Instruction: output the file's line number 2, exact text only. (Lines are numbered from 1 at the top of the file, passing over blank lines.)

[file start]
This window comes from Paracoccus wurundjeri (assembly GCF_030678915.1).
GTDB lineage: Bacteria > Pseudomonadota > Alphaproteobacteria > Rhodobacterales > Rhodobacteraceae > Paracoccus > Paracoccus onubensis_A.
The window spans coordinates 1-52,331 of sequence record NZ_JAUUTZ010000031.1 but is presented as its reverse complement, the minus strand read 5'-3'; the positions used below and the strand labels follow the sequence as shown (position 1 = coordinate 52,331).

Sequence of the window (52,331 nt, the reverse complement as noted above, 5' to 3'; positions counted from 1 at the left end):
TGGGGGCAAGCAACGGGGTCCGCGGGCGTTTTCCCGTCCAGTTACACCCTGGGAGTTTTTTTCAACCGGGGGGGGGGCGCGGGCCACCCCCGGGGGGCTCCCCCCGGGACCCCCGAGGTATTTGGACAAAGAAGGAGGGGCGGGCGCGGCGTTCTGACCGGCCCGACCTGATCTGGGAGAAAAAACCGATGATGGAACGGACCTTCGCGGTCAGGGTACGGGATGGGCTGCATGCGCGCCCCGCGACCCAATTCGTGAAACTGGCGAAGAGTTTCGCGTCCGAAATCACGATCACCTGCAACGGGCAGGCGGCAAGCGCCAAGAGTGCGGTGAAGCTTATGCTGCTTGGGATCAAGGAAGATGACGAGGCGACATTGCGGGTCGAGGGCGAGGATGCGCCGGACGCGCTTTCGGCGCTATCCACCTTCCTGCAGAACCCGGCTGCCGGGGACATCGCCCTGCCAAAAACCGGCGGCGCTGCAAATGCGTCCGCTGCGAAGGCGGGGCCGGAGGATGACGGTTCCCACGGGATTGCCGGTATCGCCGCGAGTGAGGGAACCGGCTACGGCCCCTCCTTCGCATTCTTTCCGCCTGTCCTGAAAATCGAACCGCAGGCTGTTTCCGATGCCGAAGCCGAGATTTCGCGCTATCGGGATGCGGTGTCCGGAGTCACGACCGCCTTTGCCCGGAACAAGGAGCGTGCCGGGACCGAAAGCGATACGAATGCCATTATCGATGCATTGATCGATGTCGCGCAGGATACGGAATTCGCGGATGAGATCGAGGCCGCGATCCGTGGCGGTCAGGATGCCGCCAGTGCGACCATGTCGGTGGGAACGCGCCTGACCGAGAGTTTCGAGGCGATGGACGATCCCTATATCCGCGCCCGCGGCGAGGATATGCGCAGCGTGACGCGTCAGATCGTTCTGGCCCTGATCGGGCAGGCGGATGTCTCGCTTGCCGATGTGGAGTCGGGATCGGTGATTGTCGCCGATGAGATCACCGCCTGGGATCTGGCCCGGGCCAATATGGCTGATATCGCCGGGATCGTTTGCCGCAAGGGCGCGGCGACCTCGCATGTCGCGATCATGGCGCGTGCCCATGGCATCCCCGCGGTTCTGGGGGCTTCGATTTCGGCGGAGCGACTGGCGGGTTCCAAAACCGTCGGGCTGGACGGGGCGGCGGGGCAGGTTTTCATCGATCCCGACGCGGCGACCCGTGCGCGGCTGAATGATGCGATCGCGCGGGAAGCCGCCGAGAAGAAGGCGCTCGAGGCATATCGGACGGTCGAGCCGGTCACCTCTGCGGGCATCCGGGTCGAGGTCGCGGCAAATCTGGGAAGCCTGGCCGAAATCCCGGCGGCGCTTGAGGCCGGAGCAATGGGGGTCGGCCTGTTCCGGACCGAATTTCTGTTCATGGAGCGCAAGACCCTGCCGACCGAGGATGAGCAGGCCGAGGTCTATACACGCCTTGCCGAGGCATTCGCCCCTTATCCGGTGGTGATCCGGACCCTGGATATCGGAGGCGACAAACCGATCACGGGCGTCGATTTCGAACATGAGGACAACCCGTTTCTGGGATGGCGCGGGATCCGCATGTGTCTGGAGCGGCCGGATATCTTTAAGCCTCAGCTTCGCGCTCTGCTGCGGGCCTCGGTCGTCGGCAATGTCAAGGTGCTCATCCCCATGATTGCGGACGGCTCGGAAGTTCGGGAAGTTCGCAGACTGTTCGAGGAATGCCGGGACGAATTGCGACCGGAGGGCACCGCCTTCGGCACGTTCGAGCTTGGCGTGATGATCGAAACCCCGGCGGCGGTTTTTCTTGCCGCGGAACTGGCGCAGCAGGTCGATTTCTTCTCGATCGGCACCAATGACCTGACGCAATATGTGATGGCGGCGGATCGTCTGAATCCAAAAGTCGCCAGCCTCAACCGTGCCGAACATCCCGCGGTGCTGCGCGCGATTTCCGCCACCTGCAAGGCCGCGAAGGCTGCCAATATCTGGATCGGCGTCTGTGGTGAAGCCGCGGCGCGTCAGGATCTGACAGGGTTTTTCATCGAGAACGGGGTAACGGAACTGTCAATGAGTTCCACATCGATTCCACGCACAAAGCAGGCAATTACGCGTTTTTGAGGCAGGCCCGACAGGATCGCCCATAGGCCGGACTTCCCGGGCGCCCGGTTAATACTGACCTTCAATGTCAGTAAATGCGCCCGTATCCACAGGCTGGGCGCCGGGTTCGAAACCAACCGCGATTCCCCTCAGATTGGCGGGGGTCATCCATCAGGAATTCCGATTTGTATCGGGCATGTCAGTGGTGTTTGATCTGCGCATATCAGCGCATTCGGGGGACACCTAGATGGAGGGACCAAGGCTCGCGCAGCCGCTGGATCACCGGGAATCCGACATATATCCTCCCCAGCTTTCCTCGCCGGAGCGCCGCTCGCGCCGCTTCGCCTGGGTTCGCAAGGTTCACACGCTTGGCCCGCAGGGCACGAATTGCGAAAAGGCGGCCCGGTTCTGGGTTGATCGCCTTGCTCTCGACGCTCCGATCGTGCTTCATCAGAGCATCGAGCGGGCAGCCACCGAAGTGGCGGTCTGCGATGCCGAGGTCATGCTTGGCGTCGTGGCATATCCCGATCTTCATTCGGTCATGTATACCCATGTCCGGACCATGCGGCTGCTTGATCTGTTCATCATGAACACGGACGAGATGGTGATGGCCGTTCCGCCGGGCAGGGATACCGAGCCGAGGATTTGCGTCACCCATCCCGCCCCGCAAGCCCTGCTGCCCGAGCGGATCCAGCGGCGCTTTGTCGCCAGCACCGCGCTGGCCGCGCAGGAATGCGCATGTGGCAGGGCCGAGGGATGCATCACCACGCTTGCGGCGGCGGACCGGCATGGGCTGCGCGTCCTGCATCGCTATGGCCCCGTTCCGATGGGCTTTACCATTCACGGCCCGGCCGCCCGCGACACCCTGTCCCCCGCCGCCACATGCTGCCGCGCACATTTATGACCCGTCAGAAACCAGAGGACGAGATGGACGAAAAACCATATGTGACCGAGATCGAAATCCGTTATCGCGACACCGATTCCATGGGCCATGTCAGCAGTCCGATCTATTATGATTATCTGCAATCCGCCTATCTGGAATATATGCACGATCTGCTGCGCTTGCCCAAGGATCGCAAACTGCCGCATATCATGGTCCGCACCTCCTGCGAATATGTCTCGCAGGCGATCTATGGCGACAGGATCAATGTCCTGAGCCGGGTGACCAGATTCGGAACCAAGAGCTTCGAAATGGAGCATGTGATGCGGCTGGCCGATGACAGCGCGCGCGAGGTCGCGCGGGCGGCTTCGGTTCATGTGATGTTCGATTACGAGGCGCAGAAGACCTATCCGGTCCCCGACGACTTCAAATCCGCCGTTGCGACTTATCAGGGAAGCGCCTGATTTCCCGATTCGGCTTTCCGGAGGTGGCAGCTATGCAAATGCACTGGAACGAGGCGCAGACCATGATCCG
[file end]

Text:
GTDB lineage: Bacteria > Pseudomonadota > Alphaproteobacteria > Rhodobacterales > Rhodobacteraceae > Paracoccus > Paracoccus onubensis_A.